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Opioid antagonists under heavy sedation or anaesthesia for opioid withdrawal

Overview of attention for article published in Cochrane database of systematic reviews, January 2010
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About this Attention Score

  • In the top 25% of all research outputs scored by Altmetric
  • High Attention Score compared to outputs of the same age (89th percentile)
  • Above-average Attention Score compared to outputs of the same age and source (62nd percentile)

Mentioned by

blogs
2 blogs
wikipedia
1 Wikipedia page

Citations

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42 Dimensions

Readers on

mendeley
116 Mendeley
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Title
Opioid antagonists under heavy sedation or anaesthesia for opioid withdrawal
Published in
Cochrane database of systematic reviews, January 2010
DOI 10.1002/14651858.cd002022.pub3
Pubmed ID
Authors

Linda Gowing, Robert Ali, Jason M White

Abstract

Withdrawal (detoxification) is necessary prior to drug-free treatment or as the end point of long-term substitution treatment. To assess the effectiveness of opioid antagonists to induce opioid withdrawal with concomitant heavy sedation or anaesthesia, in terms of withdrawal signs and symptoms, completion of treatment and adverse effects. We searched the Cochrane Central Register of Controlled Trials (The Cochrane Library, Issue 3, 2009), Medline (January 1966 to 11 August 2009), Embase (January 1985 to 2009 Week 32), PsycINFO (1967 to July 2009), and reference lists of articles. Controlled studies of antagonist-induced withdrawal under heavy sedation or anaesthesia in opioid-dependent participants compared with other approaches, or a different regime of anaesthesia-based antagonist-induced withdrawal. One reviewer assessed studies for inclusion, undertook data extraction and assessed quality. Inclusion decisions and the overall process were confirmed by consultation between all authors. Nine studies (eight randomised controlled trials) involving 1109 participants met the inclusion criteria for the review.Antagonist-induced withdrawal is more intense but less prolonged than withdrawal managed with reducing doses of methadone, and doses of naltrexone sufficient for blockade of opioid effects can be established significantly more quickly with antagonist-induced withdrawal than withdrawal managed with clonidine and symptomatic medications. The level of sedation does not affect the intensity and duration of withdrawal, although the duration of anaesthesia may influence withdrawal severity. There is a significantly greater risk of adverse events with heavy, compared to light, sedation (RR 3.21, 95% CI 1.13 to 9.12, P = 0.03) and probably with this approach compared to other forms of detoxification. Heavy sedation compared to light sedation does not confer additional benefits in terms of less severe withdrawal or increased rates of commencement on naltrexone maintenance treatment. Given that the adverse events are potentially life-threatening, the value of antagonist-induced withdrawal under heavy sedation or anaesthesia is not supported. The high cost of anaesthesia-based approaches, both in monetary terms and use of scarce intensive care resources, suggest that this form of treatment should not be pursued.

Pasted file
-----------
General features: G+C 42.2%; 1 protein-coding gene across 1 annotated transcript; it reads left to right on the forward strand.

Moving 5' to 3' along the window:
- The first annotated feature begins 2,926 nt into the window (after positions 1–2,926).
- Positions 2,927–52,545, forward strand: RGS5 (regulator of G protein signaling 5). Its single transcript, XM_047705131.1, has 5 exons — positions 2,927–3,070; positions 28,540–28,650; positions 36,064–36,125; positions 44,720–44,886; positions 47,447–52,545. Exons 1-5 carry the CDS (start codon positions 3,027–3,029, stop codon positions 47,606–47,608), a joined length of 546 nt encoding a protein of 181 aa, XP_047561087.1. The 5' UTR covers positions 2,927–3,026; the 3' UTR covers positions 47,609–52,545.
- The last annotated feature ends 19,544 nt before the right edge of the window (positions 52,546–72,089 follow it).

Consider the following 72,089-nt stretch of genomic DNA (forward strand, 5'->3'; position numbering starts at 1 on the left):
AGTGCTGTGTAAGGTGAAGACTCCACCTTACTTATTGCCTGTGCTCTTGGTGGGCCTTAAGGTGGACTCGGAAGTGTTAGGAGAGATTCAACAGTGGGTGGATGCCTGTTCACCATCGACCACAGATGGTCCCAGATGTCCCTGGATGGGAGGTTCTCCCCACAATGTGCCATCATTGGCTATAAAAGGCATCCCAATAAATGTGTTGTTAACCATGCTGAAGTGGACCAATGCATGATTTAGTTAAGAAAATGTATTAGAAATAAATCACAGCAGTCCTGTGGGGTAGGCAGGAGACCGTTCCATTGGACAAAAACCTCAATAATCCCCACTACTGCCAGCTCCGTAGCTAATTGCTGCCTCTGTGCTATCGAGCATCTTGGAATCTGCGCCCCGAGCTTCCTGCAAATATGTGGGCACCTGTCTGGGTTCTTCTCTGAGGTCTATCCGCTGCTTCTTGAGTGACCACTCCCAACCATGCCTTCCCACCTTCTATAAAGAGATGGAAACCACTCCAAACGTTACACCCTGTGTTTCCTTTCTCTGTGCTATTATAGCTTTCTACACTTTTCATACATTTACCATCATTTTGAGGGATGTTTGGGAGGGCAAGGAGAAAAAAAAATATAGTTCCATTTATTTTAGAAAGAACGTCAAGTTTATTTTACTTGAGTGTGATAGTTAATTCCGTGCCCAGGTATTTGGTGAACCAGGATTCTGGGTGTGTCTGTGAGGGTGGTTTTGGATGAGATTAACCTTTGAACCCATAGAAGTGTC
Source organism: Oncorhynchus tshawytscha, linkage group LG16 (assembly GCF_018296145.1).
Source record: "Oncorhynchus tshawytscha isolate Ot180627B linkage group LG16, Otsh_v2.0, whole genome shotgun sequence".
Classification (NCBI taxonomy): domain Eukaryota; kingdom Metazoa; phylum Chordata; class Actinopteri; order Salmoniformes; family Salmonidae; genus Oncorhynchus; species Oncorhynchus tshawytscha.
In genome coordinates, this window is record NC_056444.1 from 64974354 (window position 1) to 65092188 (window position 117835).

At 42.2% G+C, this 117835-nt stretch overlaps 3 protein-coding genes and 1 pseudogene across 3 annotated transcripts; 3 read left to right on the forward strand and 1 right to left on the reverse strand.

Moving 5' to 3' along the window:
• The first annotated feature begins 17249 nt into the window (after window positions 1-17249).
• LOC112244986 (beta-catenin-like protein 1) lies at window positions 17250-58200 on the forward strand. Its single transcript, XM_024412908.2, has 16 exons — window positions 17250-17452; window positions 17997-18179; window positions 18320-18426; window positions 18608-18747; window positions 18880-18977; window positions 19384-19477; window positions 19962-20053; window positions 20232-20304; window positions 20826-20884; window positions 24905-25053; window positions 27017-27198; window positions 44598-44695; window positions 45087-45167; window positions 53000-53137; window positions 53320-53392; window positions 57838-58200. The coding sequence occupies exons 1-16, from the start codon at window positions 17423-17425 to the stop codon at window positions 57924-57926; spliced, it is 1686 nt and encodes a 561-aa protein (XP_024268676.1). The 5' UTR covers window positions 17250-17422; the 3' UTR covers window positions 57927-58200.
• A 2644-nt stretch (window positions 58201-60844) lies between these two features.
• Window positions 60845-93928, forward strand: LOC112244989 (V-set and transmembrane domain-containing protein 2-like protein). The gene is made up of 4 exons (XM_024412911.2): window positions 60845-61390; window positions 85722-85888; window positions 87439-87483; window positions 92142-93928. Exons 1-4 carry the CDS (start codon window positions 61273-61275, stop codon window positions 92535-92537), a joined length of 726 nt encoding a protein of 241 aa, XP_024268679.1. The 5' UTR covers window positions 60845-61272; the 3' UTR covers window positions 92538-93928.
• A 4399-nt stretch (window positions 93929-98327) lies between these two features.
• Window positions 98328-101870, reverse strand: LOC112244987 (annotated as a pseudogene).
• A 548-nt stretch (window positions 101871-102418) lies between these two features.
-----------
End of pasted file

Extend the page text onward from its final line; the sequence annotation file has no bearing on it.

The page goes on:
Mendeley readers

The data shown below were compiled from readership statistics for 116 Mendeley readers of this research output. Click here to see the associated Mendeley record.

Geographical breakdown

Country Count As %
United States 3 3%
United Kingdom 1 <1%
Switzerland 1 <1%
Unknown 111 96%

Demographic breakdown

Readers by professional status Count As %
Researcher 19 16%
Student > Master 17 15%
Student > Ph. D. Student 12 10%
Student > Bachelor 10 9%
Student > Doctoral Student 9 8%
Other 30 26%
Unknown 19 16%
Readers by discipline Count As %
Medicine and Dentistry 47 41%
Psychology 15 13%
Nursing and Health Professions 7 6%
Pharmacology, Toxicology and Pharmaceutical Science 7 6%
Social Sciences 6 5%
Other 13 11%
Unknown 21 18%

Attention Score in Context

This research output has an Altmetric Attention Score of 18. This is our high-level measure of the quality and quantity of online attention that it has received. This Attention Score, as well as the ranking and number of research outputs shown below, was calculated when the research output was last mentioned on 07 January 2020.
All research outputs
#1,107,507
of 15,383,358 outputs
Outputs from Cochrane database of systematic reviews
#3,089
of 11,171 outputs
Outputs of similar age
#27,541
of 265,906 outputs
Outputs of similar age from Cochrane database of systematic reviews
#67
of 181 outputs
Altmetric has tracked 15,383,358 research outputs across all sources so far. Compared to these this one has done particularly well and is in the 92nd percentile: it's in the top 10% of all research outputs ever tracked by Altmetric.
So far Altmetric has tracked 11,171 research outputs from this source. They typically receive a lot more attention than average, with a mean Attention Score of 23.0. This one has gotten more attention than average, scoring higher than 72% of its peers.
Older research outputs will score higher simply because they've had more time to accumulate mentions. To account for age we can compare this Altmetric Attention Score to the 265,906 tracked outputs that were published within six weeks on either side of this one in any source. This one has done well, scoring higher than 89% of its contemporaries.
We're also able to compare this research output to 181 others from the same source and published within six weeks on either side of this one. This one has gotten more attention than average, scoring higher than 62% of its contemporaries.